India’s no to RCEP could still be a no
The circumstances under which New Delhi had distanced itself from the RCEP negotiations have hardly improved
Biswajit Dhar is Professor, Centre for Economic Studies and Planning, School of Social Sciences, Jawaharlal Nehru University, New Delhi
Last week, 15 East Asian countries agreed to take their economic integration several notches higher by forging the Regional Comprehensive Economic Partnership (RCEP), the largest free trade agreement (FTA) ever. In 2019, RCEP members accounted for about 30% of world output and population and 28% of world trade. But more importantly, about 44% of their total trade was intra-RCEP, which is a major incentive for the members of this agreement to agree to the deal for this could contribute to the strengthening of the regional value chains. This may well prove propitious for the RCEP member countries in their efforts to recover from the downturn.
The initiative to establish RCEP was taken by the member-states of the Association of Southeast Asian Nations (ASEAN) in 2011. These countries had adopted a resolution “to establish an ASEAN-led process by setting out principles” that would allow ASEAN members to “engage interested ASEAN FTA partners in establishing a regional comprehensive economic partnership agreement”. The “Guiding Principles and Objectives” (https://bit.ly/2UGGOdq), the de facto negotiating mandate for RCEP, spoke of “progressively eliminating tariff and non-tariff barriers on substantially all trade in goods” and achieving “high level of tariff liberalization, through building upon the existing liberalization levels between RCEP participating countries and through tariff elimination on a high percentage of both tariff lines and trade value”. As regards services, RPCs agreed to conclude a comprehensive and high quality agreement that would “substantially eliminate restrictions and/or discriminatory measures”.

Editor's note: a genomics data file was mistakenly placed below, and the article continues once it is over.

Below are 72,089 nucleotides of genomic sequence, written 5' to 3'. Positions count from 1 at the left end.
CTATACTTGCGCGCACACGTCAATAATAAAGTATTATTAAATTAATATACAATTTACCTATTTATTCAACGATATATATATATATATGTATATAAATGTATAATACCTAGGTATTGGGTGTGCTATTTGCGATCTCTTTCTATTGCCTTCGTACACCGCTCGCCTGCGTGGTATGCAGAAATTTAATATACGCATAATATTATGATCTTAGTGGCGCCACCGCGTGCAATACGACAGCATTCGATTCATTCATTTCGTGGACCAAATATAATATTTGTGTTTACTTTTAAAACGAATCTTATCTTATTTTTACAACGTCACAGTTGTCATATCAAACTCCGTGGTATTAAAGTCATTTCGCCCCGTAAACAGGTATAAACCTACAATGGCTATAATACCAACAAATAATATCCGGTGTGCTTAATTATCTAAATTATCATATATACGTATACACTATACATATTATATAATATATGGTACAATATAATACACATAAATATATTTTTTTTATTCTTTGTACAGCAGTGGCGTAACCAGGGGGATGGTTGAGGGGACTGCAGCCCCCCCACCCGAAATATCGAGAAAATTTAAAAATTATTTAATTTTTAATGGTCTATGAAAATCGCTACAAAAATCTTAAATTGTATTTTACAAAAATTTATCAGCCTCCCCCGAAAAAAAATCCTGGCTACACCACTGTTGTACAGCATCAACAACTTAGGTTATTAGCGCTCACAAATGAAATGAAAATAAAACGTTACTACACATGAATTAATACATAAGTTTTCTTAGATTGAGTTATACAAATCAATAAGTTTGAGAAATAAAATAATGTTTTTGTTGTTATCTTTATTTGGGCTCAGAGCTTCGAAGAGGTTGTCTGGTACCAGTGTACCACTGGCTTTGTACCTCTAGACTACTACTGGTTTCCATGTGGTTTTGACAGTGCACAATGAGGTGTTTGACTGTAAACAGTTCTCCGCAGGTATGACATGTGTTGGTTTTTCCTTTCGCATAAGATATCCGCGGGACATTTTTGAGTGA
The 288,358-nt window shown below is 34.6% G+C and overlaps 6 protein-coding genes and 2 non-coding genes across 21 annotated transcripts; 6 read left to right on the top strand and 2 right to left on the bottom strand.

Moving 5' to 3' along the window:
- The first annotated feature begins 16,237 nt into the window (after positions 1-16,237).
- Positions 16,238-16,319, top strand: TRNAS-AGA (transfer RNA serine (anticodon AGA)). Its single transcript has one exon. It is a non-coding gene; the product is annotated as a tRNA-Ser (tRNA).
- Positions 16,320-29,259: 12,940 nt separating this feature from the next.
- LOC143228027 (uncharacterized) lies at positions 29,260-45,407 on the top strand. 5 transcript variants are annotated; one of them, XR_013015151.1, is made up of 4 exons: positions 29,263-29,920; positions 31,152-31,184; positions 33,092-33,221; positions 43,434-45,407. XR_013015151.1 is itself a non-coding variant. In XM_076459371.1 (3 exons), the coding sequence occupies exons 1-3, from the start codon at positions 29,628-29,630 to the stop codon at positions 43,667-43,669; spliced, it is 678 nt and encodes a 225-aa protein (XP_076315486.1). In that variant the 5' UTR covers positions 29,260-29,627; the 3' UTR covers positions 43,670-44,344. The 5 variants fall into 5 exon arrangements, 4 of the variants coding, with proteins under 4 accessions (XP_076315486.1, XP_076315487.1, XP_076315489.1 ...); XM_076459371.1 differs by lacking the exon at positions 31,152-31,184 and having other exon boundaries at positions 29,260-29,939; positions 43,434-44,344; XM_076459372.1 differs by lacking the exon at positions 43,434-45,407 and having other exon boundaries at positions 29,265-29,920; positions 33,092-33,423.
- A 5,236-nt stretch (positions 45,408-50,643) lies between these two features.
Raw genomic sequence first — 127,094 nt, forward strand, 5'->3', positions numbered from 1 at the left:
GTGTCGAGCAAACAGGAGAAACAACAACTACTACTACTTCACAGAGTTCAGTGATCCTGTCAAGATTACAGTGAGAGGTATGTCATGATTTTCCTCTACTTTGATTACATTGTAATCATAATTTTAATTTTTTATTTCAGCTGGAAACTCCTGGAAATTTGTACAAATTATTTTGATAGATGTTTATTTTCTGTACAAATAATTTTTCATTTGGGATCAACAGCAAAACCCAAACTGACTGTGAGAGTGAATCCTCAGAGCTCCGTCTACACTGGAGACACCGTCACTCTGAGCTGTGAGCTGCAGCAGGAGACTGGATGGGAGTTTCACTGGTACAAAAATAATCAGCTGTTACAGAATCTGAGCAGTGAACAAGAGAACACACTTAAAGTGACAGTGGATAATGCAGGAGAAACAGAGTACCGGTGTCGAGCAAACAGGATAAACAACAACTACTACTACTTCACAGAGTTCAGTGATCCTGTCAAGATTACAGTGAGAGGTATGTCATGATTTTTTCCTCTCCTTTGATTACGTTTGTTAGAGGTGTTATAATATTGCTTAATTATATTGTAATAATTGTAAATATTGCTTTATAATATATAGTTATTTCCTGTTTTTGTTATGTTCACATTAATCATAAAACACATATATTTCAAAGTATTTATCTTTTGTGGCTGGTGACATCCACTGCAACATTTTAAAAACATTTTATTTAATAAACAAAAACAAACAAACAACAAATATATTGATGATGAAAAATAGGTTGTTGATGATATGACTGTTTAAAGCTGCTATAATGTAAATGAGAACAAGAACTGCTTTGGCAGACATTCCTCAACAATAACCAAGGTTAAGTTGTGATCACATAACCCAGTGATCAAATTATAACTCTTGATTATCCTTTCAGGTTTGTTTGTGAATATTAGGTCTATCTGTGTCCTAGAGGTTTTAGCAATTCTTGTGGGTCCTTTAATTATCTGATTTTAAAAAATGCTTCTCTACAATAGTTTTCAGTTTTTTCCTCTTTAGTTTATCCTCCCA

And, finally, RCEP negotiations on a framework for investment “to cover the four pillars of promotion, protection, facilitation and liberalization”. It was, therefore, quite clear that the RCEP participating countries (RPCs) had given themselves an ambitious agenda of trade and investment liberalisation.
A comparison with the TPP
Several commentators have observed that RCEP is not likely to usher in comprehensive economic integration in East Asia. It appears that this view has arisen by comparing RCEP with the Trans-Pacific Partnership (TPP), which would have been the world’s most extensive FTA in terms of market opening had the Trump Administration decided not to abandon it. But there have always been doubts whether the TPP was promoting “free trade” or a highly discriminatory “managed trade”. This was because the TPP included several regulatory issues including the controversial labour and environmental standards and issues such as “anti-corruption”, all of which could raise regulatory barriers and severely impede trade flows.
In contrast, RCEP includes traditional market access issues, following the template provided by the World Trade Organization (WTO). However, it also includes issues that are currently being discussed by several groups of WTO members as a part of their agenda to “reform the multilateral trading system”. These issues are electronic commerce, investment facilitation, which seems to be the first step towards a multilateral agreement on investment and creating an enabling environment for the participation of small and medium enterprises in global trade.
While India has been opposed to the inclusion of all these issues in the WTO, the formation of RCEP could provide serious momentum to the discussions in Geneva, especially after the Organization convenes under its new Director General.
Progress made and problems